Figure-5-ThousandEyes-Custom-Webhooks-Headers.jpg

The second area of customization is the URL Query Parameters, which are the parameters appended to a URL and designed to help define content or actions taken when integrating into a third-party system.

Figure-6-ThousandEyes-Custom-Webhooks-URL-Query-Parameters.jpg

Lastly, there is the Body field, where you can define the data sent in the body of the alert itself. The Body uses JSON format and can include static or dynamic key/value pairs. You can type directly into the Body text box to customize the payload of your webhook to meet your integration needs. This field also features auto-complete, which will help show you available variables and datatypes that can be added in.

Once the integration is configured, the new Integrations sub-menu makes adding alert rules to your new integrations very easy without leaving this screen.

Figure-7-ThousandEyes-Custom-Webhooks-Splunk-Integration.jpg

Below is an example configuration of a ThousandEyes integration with Splunk.

Figure-8-ThousandEyes-Custom-Webhooks-Splunk-Integration.png

Below is an associated example view of ThousandEyes alerts as seen in Splunk with webhook integration.

Figure-9-ThousandEyes-Custom-Webhooks-Alerts-Splunk-Integration.png


Click here to watch a brief video showing a demonstration of the new ThousandEyes Custom Webhooks with an integration with Splunk.

Conclusion

There is a strong business need to improve IT operations as this is often tied to the monetary cost of performance impacts and outages. The goal of such operational tools that support this is to continuously reduce the time to restore digital services and to quickly remediate performance hits to applications and infrastructure.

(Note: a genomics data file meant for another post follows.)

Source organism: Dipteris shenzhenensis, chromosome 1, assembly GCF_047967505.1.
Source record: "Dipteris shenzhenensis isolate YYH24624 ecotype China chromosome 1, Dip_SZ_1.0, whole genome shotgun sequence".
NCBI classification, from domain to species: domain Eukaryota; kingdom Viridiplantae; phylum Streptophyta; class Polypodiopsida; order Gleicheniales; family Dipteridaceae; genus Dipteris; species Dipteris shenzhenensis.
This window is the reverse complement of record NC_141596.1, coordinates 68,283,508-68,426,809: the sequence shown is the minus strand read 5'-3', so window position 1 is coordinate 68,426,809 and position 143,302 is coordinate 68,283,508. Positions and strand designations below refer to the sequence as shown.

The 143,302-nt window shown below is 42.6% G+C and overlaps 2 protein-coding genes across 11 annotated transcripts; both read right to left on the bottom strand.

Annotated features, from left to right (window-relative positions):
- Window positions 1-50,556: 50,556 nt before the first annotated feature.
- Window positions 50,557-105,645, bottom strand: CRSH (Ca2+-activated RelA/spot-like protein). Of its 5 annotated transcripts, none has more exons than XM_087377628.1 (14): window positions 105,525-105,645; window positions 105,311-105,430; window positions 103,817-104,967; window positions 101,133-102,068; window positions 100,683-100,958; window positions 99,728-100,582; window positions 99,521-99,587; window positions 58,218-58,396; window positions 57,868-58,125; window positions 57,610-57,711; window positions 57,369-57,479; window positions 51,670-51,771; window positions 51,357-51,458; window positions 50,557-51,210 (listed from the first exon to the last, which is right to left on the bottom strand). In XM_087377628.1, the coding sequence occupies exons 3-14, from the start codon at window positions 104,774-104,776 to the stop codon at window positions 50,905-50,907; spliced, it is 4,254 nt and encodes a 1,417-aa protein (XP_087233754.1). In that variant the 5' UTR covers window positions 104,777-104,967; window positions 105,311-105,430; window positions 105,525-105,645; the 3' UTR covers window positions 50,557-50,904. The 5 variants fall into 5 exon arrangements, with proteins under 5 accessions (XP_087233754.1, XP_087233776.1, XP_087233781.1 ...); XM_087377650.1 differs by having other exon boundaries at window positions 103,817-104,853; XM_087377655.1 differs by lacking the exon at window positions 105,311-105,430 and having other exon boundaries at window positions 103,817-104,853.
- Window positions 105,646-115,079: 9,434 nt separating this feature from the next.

There’s a reason we refer to this as ITOps ecosystems, as it’s recognized by IT leaders that no tool or platform can afford to be an island in today’s highly demanding environment. Concepts such as “single pane of glass” or “automated incident response” are implemented in an attempt to gain the needed operational efficiency and to improve the cost effectiveness of individual solutions by uplifting their collective capabilities. 

“Together we are stronger” is therefore the motto of ITOps architects and, in light of this, integration between tools is absolutely crucial. This is necessary to ensure not just full visibility of our applications and their performance, but also that every IT operations tool and platform is partaking in the bigger picture of improving the reliability and uptime of our deployed apps and services. 

ThousandEyes helps teams to quickly identify performance fault location and service ownership; other processes are needed to ensure that the alert notifications get to those that need them and that the integrated third-party systems get the right data to best help those tasked with resolving the issue. A fully integrated IT ecosystem can be achieved with the help of our new ThousandEyes Custom Webhooks.